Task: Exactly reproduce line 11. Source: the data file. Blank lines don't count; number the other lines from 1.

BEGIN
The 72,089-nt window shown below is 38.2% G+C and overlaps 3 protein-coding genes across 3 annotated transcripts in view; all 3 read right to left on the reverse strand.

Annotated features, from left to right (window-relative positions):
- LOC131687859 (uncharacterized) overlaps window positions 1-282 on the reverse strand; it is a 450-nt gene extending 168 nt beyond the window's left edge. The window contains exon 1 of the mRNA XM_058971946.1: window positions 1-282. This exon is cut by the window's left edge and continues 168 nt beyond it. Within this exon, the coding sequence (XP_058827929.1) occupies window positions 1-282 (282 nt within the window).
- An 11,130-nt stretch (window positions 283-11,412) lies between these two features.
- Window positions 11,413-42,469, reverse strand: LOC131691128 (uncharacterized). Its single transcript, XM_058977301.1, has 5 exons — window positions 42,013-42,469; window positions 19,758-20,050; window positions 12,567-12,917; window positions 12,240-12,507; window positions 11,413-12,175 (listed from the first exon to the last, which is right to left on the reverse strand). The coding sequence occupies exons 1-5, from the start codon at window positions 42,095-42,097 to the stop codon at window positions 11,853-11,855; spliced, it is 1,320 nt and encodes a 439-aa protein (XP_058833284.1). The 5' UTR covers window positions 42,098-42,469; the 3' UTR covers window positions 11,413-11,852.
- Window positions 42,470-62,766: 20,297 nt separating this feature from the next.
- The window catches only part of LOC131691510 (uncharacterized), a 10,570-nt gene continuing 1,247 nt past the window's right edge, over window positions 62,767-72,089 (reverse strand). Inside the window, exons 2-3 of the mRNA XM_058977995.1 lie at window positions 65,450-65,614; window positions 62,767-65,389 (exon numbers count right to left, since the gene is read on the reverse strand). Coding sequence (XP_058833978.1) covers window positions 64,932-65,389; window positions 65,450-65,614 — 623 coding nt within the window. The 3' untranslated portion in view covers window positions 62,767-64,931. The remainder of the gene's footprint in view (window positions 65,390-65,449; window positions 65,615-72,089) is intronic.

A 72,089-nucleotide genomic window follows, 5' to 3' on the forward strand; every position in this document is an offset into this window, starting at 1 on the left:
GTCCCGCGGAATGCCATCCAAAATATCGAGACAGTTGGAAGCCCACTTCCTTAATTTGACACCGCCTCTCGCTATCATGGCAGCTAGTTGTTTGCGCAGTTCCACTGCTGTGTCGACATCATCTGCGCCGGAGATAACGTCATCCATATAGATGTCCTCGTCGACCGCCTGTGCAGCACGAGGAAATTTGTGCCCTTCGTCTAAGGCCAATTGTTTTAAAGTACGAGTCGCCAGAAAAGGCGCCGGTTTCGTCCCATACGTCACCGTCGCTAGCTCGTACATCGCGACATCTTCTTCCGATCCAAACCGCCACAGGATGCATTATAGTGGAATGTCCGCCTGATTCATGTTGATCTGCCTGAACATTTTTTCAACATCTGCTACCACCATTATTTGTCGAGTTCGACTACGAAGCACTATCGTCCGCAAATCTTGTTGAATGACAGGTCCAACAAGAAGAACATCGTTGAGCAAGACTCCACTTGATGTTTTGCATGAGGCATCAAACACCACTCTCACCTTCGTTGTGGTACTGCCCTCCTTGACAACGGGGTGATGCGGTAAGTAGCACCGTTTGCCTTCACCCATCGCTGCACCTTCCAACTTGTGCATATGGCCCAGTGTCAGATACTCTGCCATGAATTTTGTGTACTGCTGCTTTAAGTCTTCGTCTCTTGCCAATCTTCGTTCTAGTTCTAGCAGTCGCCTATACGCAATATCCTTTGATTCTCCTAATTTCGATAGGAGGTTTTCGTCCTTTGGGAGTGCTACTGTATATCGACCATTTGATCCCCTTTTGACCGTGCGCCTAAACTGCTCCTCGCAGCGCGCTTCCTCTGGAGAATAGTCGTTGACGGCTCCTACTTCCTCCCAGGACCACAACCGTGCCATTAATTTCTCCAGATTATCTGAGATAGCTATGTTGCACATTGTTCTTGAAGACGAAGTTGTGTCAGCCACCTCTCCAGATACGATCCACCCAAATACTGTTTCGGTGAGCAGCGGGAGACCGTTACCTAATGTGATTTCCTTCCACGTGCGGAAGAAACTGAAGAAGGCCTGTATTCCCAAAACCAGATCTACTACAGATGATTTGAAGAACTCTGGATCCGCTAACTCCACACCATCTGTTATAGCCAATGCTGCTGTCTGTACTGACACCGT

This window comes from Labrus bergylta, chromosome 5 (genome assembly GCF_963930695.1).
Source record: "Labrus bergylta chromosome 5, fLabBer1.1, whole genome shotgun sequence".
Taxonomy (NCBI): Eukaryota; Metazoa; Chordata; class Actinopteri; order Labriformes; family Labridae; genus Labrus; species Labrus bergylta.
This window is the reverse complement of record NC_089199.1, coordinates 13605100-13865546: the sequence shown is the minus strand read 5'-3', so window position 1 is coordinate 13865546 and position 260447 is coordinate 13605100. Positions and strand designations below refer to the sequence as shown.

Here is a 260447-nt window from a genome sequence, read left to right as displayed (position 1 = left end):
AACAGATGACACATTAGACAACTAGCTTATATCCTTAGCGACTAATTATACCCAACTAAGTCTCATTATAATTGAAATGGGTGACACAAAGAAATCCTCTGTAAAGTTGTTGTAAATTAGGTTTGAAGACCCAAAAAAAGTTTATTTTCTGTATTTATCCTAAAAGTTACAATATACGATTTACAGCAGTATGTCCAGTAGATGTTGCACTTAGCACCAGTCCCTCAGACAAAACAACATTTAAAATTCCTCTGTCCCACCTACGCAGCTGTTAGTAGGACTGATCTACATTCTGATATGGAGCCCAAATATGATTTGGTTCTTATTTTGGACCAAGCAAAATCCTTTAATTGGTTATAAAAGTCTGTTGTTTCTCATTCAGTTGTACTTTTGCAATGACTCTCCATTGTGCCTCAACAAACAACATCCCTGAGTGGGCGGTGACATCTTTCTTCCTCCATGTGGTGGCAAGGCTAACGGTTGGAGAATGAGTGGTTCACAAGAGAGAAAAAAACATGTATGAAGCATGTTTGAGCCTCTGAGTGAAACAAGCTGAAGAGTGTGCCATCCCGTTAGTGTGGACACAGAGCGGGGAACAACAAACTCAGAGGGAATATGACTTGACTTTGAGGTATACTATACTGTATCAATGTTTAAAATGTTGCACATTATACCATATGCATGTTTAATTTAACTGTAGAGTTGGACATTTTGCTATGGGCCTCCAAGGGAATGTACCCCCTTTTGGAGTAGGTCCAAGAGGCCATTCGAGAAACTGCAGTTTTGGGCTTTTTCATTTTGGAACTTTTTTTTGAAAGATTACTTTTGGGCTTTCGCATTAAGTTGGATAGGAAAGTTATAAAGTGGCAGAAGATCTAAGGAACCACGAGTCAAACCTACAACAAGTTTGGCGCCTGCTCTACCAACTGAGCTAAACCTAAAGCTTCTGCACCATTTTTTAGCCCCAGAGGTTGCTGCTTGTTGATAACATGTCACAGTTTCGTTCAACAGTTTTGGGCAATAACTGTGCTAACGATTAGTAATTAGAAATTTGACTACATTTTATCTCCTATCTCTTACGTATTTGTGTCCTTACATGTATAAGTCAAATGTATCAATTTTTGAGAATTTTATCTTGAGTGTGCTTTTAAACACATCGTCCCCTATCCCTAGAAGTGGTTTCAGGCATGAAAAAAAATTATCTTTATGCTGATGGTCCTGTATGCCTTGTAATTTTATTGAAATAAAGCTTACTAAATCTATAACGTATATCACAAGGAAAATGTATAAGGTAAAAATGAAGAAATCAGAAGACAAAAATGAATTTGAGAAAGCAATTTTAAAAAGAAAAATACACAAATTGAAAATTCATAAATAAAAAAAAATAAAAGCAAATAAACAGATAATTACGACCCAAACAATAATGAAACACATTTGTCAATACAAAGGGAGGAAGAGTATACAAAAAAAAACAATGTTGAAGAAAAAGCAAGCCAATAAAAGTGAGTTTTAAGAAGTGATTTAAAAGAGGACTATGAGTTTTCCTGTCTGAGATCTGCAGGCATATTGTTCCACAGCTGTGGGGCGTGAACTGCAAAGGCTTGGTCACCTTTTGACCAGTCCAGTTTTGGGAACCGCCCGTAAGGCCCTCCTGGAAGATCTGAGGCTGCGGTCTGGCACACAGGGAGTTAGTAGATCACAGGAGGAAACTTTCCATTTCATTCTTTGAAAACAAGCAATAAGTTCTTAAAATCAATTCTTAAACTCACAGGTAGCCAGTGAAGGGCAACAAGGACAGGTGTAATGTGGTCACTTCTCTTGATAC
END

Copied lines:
Source record: "Labrus bergylta chromosome 5, fLabBer1.1, whole genome shotgun sequence".